SHP - 89



Canadian National Railway Company

(the "Company")



(the "Union")



SOLE ARBITRATOR: J. F. W. Weatherill




J.W. Asprey

L. Beniares



R. Wiebe



A hearing in this matter was held in Ottawa on January 21, 1981.



The Joint Statement of Dispute and the Joint Statement of Issue in this matter are as follows:


Time lost by Machinist A. Rousseau due to investigation into his absence from work.


After an absence from work for a period of several months Machinist A. Rousseau reported ready to return as of 29 October 1979. Prior to allowing Mr. Rousseau to resume duty, however, the Company conducted an investigation into the reasons for his absence.

A formal statement taken from Mr. Rousseau commenced on 31 October 1979 but had to be suspended when Mr. Rousseau refused to continue. Mr. Rousseau subsequently reported to complete the statement on 14 November 1979. He was allowed to return to work on 22 November 1979.

The Union contends that Mr. Rousseau should be paid for all time lost from 29 October 1979 to 21 November 1979 inclusive. The Company does not agree.

The grievor is a Machinist, having some thirty-one, years' service with the company. He left work on June 1, 1979 with a medical pass, and then went to a hospital where he received certain treatment and then went home. In an investigation conducted on August 2, 1979, he advised that he took a week off work to make sure he was completely recovered, and that he then had to take more time off work because of certain financial problems with some property which he owned. He did not receive health insurance benefits during this period. He stated that he called to advise his foreman he had suffered a work accident, and that he did not receive a letter of July 11 asking him to report to work.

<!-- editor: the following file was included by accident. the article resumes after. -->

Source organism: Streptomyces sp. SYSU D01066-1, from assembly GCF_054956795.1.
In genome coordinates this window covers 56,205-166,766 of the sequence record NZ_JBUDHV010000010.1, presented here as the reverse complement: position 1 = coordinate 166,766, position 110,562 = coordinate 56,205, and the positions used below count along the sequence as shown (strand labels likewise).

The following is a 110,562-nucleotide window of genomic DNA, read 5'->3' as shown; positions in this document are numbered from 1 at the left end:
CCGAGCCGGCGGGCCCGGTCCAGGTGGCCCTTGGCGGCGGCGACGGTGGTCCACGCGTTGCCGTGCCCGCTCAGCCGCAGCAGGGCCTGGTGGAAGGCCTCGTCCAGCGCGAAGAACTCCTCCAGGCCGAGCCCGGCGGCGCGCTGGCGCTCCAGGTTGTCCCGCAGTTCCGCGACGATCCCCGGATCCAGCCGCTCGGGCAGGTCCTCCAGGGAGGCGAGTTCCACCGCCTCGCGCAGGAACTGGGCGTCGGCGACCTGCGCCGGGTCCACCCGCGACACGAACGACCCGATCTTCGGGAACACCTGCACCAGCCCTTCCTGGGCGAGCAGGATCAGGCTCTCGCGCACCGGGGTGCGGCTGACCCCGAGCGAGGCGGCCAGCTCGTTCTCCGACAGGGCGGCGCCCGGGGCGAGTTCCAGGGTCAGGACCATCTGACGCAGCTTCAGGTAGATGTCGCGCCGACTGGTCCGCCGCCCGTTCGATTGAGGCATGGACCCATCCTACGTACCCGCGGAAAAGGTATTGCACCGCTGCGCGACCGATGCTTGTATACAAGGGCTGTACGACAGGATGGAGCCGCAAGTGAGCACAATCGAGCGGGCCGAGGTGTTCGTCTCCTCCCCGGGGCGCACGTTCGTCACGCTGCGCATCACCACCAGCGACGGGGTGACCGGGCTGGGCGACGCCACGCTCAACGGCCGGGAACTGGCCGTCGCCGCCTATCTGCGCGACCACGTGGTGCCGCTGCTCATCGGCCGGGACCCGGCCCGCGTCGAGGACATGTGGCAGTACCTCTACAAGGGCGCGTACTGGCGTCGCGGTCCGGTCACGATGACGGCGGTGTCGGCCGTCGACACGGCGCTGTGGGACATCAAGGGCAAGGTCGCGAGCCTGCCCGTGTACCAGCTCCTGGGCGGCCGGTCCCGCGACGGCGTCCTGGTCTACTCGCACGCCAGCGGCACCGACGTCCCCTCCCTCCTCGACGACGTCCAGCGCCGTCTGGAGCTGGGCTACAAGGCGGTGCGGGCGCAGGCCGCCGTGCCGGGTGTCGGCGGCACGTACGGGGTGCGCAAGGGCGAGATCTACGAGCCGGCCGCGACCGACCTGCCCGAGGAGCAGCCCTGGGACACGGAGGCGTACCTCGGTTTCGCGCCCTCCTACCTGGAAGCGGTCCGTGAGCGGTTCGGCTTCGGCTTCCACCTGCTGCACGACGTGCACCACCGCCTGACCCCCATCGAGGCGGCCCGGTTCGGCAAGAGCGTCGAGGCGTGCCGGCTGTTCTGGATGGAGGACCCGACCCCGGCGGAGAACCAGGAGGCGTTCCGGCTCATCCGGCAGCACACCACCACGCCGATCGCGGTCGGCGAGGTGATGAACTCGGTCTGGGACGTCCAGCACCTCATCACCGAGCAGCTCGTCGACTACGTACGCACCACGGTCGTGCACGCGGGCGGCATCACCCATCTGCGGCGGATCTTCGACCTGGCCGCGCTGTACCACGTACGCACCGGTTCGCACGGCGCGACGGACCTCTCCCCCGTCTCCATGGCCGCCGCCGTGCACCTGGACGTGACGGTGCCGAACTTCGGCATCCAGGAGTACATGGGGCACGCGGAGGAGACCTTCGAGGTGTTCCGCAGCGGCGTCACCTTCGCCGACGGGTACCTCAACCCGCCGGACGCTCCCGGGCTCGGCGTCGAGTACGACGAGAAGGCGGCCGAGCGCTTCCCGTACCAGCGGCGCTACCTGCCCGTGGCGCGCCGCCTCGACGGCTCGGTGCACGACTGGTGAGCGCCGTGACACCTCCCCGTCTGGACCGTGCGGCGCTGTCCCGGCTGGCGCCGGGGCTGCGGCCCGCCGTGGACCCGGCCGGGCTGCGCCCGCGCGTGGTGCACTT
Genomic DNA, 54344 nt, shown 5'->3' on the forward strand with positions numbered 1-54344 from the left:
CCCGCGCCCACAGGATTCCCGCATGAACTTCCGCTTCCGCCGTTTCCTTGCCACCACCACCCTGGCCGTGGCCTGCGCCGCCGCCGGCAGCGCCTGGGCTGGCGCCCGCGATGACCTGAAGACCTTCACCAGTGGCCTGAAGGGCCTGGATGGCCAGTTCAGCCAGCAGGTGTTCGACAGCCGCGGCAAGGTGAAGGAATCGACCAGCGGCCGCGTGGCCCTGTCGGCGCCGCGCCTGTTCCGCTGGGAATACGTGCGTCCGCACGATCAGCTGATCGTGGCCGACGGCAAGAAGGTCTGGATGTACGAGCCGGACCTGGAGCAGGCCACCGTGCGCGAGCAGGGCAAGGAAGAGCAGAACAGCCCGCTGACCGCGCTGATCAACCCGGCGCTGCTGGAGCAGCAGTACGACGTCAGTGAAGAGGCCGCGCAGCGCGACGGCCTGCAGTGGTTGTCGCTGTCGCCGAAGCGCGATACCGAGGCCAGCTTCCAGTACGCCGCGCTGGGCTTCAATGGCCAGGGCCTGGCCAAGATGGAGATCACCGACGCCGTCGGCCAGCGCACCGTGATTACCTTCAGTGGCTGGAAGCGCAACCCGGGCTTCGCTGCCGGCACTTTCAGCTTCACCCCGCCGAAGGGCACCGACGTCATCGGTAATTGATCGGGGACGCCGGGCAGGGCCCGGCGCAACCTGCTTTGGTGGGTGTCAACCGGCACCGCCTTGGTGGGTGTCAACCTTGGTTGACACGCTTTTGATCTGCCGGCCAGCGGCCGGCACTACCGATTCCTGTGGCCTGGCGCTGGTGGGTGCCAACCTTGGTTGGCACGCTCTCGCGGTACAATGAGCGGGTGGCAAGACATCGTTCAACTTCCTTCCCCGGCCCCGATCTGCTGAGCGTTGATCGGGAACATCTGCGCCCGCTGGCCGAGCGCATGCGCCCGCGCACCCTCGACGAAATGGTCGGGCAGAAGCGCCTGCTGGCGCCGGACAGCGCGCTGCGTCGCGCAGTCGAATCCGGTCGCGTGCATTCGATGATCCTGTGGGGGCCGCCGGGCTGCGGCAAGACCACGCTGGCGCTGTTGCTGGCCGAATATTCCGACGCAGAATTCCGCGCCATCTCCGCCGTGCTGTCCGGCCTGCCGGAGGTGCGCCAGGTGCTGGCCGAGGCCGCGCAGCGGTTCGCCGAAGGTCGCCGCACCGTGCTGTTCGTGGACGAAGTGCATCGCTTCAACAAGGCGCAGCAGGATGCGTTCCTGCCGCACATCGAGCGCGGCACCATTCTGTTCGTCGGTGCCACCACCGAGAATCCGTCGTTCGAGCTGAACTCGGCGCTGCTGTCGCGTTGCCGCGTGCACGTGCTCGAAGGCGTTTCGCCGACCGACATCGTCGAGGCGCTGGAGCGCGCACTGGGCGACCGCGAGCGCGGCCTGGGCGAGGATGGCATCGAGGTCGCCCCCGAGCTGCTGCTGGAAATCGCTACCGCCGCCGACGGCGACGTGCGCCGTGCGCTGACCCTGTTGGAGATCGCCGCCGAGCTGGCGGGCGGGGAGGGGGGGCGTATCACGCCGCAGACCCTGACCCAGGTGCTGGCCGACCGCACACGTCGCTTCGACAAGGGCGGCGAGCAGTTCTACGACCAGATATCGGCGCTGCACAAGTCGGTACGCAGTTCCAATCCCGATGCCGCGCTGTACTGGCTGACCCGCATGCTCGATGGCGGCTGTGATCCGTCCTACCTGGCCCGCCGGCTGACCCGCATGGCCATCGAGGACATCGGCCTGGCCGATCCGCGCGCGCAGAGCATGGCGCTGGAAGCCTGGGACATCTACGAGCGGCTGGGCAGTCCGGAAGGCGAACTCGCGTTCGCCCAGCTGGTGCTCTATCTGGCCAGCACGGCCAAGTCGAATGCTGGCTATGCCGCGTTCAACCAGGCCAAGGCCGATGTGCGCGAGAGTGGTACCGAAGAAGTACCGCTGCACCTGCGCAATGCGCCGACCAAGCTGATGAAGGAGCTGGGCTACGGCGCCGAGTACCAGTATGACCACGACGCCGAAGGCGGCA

In any event, it was appropriate for the company to require the grievor to justify his absence, and to this end he was called to an investigation on August 2, 1979. Apart from what is set out in the preceding paragraph, the grievor had no medical justification for absence, in the sense of medical proof, apart perhaps from the first week of absence. The grievor stated it was his intention to return to work as soon as possible, but asked for a thirty-day leave of absence to attend to his business affairs.

On August 16, 1979, the company advised the grievor that his request for leave of absence had been denied, and advised him as well that he had been assessed fifteen demerits for excessive lost time. Neither of those determinations is in issue in this case.

The grievor did not return to work, and on August 31 was requested to report for investigation on September 13. He did not report for that investigation and his file was documented to note that he was "suspended-pending investigation"× At a subsequent investigation the grievor explained his failure to report for investigation by saying that he had injured his knee and could not move about. While he was not hospitalized as a result of this injury, his doctor had prescribed some pills and a liniment for it.